The Arch bar at the InterContinental, which overlooks Wellington Arch, holds a daily gin hour (5.30-6.30) if you want to dive into the world of this up and coming spirit, or should I say, a spirit reclaiming its place at the bar. The photos show: the lobby at the Intercontinental; the Prudence; the wonderful barmen; the view out to Wellington Arch; the dry ice at work; and, a nice cup of tea (also known as Poor Man's Punch)!

5x15 is a brilliant concept bringing us an evening of 5 speakers each allotted 15 minutes in which to regale us with tales of their lives and passions. There is a timekeeper who will not let them go over - well not too far over! Last week we were in for a treat and the evening kicked off with an introduction by Rosie Boycott, one of the founders. Our line up was: Mick Hucknall; Anna Pavord; Hugo Vickers; Melvyn Bragg; and, John Bird. Mick talked about his early musical experiences seeing punk bands for the first time and how this led him to set up Simply Red. Anna talked about how she came to gardening and how it has been at the centre of her life. Hugo Vickers told us about the Duchess of Windsor's sad later years. Melvyn gave his impassioned case for the King James Bible and John Bird inspired us about the Big Issue. Look out for these evenings - this one was at the Tabernacle in Notting Hill - as it's a great format and gives you entertainment and food for thought with 5 different great speakers each time. Photos of 3 of our speakers (Melvyn, Mick and John with the Big Issue) and Rosie:

It was a cultural week in Notting Hill as we also went to the Print Room, a local theatre set in a converted 1950s warehouse. They were staging Tennesse Williams' Kingdom of the Earth, a 3 hander exploring many of Willliams' favourite themes set in the deep south of America on a night of rising flood waters. It is a small theatre which has a imaginative approach to stage setting and this time we had most of the stage covered in a mound of earth which the actors had to climb up and across during the action. It was different and effective but rather hard to describe - you'll just have to go! A trip to the bar opposite is part of the experience as the cast also go there for their post performance drinks so you can see them out of costume and have a chat.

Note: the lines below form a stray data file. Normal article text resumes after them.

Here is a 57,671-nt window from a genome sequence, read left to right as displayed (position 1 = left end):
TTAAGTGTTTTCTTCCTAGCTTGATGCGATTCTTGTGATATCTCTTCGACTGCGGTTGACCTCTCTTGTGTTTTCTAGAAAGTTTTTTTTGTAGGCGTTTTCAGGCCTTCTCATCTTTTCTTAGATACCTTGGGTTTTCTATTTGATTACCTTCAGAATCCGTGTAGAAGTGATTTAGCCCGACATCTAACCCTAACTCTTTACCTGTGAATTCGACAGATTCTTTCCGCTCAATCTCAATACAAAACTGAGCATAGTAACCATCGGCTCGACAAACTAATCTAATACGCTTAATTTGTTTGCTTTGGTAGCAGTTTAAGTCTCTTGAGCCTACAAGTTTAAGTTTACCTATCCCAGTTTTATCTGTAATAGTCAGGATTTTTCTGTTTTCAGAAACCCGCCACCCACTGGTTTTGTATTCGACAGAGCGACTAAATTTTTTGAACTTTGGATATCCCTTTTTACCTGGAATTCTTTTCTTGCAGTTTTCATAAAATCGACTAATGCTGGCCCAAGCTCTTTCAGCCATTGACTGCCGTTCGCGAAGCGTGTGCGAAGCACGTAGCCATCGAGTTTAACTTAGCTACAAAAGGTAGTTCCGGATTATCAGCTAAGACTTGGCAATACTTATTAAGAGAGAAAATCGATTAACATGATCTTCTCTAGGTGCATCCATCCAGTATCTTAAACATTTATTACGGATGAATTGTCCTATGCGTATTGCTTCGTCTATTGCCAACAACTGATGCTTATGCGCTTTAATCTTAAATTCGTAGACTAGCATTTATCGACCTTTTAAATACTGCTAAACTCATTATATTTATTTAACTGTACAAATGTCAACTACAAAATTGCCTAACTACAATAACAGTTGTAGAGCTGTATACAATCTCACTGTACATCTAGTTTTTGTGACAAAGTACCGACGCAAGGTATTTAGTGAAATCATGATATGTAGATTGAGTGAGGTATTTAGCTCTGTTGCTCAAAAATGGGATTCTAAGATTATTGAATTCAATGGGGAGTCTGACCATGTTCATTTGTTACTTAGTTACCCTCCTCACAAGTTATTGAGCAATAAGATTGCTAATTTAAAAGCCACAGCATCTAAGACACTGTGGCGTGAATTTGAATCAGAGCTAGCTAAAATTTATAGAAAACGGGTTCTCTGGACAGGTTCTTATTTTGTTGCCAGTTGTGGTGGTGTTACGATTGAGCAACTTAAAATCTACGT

Next week is shaping up really well already... so bye for now.


4 May 2011

When London caught Royal Wedding fever!

This was the week when London caught Royal Wedding fever and I'm going to show you just how much we were taken over by it! The weather was beautiful, London looked amazing and we really got into the party spirit.

The first set of photos show you the streets and shops all decked out in bunting and flags. You can see Notting Hill streets, street stall,, even Ann Summers getting covered (just) in the flag, and the most over the top of them all - Regent Street - winning the prize for the most possible flags in one street award!

Finally the day of the wedding arrived. You had to get up in the middle of the night and ideally camp out for several days to get a spot on the route itself and I decided not to try this as being rather short of stature I'd probably not see very much . I was offered an exclusive ride on the London Eye to see the procession to the church so here's a photo of the royal car passing Big Ben and a shot of the Mall as it looked the day before the big moment. From the Eye we walked through to Trafalgar Square to see the service on the giant screen where it was absolutely packed with people trying to catch a glimpse and be part of the party.
The next party was Hyde Park where, surrounded by thousands of Londoners and visitors, we saw the balcony moment, the WW2 fly past and then the band struck up and there was dancing and flag waving everywhere! Dressing up as well of course with knights and lots of brides. And finally the street party back in Notting Hill. What a day!
Good job we had a long weekend to recover!